Mr.Rauterkus believes that perhaps the moves were made without putting the necessary emphasis on upgrading athletics in PPS. “Some reformers wanted to migrate PPS teams to the WPIAL, but all were in full agreement that serious overhauls and upgrades to PPS sports programs and opportunities were necessary.”  So it seems that some recommendations were accepted and some just set aside. And within this, little thought was given to the schools that were left behind in every sport.
“I’m just at a loss to explain how that can happen,” Kocur says. “It just can’t happen.”
Perhaps baseball player Cam Miller put it best. “I think it stinks. You get better by playing the best competition,” he said. “I’d much rather be playing WPIAL schools.”


Mark Rauterkus said...

Thanks for posting the article. There has always been a flood of postings about sports reform here. Some are from left field too. (pun)

Work on the PPS Athletic Reform Task Force evaporated when Mark Roosevelt announced he was departing Pittsburgh.

I think it is prudent to review and evaluate the reform with the prior task force now that year one in the WPIAL is coming to a close. Many have retired, but they still care. Plus, I think it is important to begin those efforts again.

Many students and families depart Pittsburgh because they are not rooted to their mates and schools and teams as the year-round opportunities are not as robust as they could and should be.

Anonymous said...

Getting good coaches (even if it means going outside the school system) and building programs is what needs to be done to be competitive in all of our sports. And yes, you only get better by playing good competition.

That athletic advisory committee that was set up a few years back was another PPS smoke and mirrors. PPS does what they want to do irregardless of community and parental feedback. They don't care if some teams/student athletes get left behind. Sad to say but city league athletics is a shell of what it once was. It is a travesty.

Questioner said...

What happened to the person with the marketing background that led those community meetings? Strong concerns were expressed about teams left behind. Did the community input go beyond the ubiquitous small group/ white sheet notes? It would be good to pull out those input sheets and comment cards (if they haven't been tossed in the trash) to see how the plan we have matches up with what the community requested, and have the person who decided on this set up be available for questions. There needs to be accountability.

Anonymous said...

I know nothing about WPIAL or even sports so this is really just trying to understand... When. The city decided to drop real middle schools-- with middle school athletic directors etc.-- they went 180 from the rest of the districts. Right there-- our kids started suffering-- and no one spoke -- cheaper to leve them sit in elementary schools -- with elementary physical education and no diverse curriculum.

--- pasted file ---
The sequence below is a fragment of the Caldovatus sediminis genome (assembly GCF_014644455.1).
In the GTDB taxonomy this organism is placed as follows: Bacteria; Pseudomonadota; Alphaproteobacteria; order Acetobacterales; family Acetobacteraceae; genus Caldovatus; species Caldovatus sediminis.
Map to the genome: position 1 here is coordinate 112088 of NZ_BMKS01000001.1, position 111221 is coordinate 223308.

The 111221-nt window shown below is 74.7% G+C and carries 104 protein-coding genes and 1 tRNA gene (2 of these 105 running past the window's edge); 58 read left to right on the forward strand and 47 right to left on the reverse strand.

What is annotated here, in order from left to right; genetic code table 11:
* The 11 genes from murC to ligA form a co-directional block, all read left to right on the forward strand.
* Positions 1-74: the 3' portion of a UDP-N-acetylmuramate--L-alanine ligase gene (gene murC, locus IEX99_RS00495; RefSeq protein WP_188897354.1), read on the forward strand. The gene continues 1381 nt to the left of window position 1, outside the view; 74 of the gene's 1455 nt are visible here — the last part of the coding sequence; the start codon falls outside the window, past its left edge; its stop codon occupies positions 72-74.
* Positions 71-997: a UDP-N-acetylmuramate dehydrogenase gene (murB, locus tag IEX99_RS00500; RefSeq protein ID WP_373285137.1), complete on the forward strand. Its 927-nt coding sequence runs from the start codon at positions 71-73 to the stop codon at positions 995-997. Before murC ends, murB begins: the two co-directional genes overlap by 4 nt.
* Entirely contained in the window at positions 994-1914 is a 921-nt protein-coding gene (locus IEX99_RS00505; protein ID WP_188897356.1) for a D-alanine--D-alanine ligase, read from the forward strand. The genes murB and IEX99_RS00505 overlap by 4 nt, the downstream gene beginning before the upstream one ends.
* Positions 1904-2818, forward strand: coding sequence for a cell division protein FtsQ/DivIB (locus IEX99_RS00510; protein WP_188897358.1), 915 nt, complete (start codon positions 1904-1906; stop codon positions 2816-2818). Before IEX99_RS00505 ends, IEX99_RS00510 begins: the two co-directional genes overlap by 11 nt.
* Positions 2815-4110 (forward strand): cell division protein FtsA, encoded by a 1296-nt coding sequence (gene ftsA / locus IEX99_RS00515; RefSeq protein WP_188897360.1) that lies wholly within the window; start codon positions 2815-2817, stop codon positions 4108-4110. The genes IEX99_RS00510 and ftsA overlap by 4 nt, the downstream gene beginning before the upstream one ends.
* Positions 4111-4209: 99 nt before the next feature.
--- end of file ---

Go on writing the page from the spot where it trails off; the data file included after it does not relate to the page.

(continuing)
In any area. Some communities maintained strong programs feeding into hs athletics, outside of school. Those communities might have athletes who have been coached and may compete strongly with districts that have real middle school athletics.
Can you begin coaching kids in 9th grade to compete with other WPIAL schools? I dont know. I do know that many young athletics, particularly AA young men, were put on the path to hs- let alone the promise-- by great middle school coaches and atheltic directors. The message that you have to " do school to do sports" wasnt bad.

Questioner said...

But yet, we keep being assured that we are headed in the right direction.

Anonymous said...

Poster at 1:26 is right on the money about middle schools (lack of) and athletics. In the late 1960s - early 1970s, Fred Ortman coached basketball at Herron Hill Jr. HS. His coaching and great teams and players such as Maurice Lucas, Sonny Lewis, Bill Clark, etc. led to Schenley's and Fifth Avenue's great success. Herron Hill was a great feeder system for those two schools. We no longer have any "feeder" schools. The young students are the losers in this as well as our high schools. Intramural programs only go so far.

Mark Rauterkus said...

The guy with the marketing background who took the job to spearhead the PPS Athletic Reform Process (on soft money) was Jake House. He departed that role as Mark Roosevelt depart town and took a position at Faison in Homewood as some wonk that was an interface among teachers, community, academics and such. It was a reform effort of some type and I didn't have much interaction with that school or him once he landed there.

He was there for more than a year but has left a while back to take a job in North Carolina (I think) that took him closer to family, etc.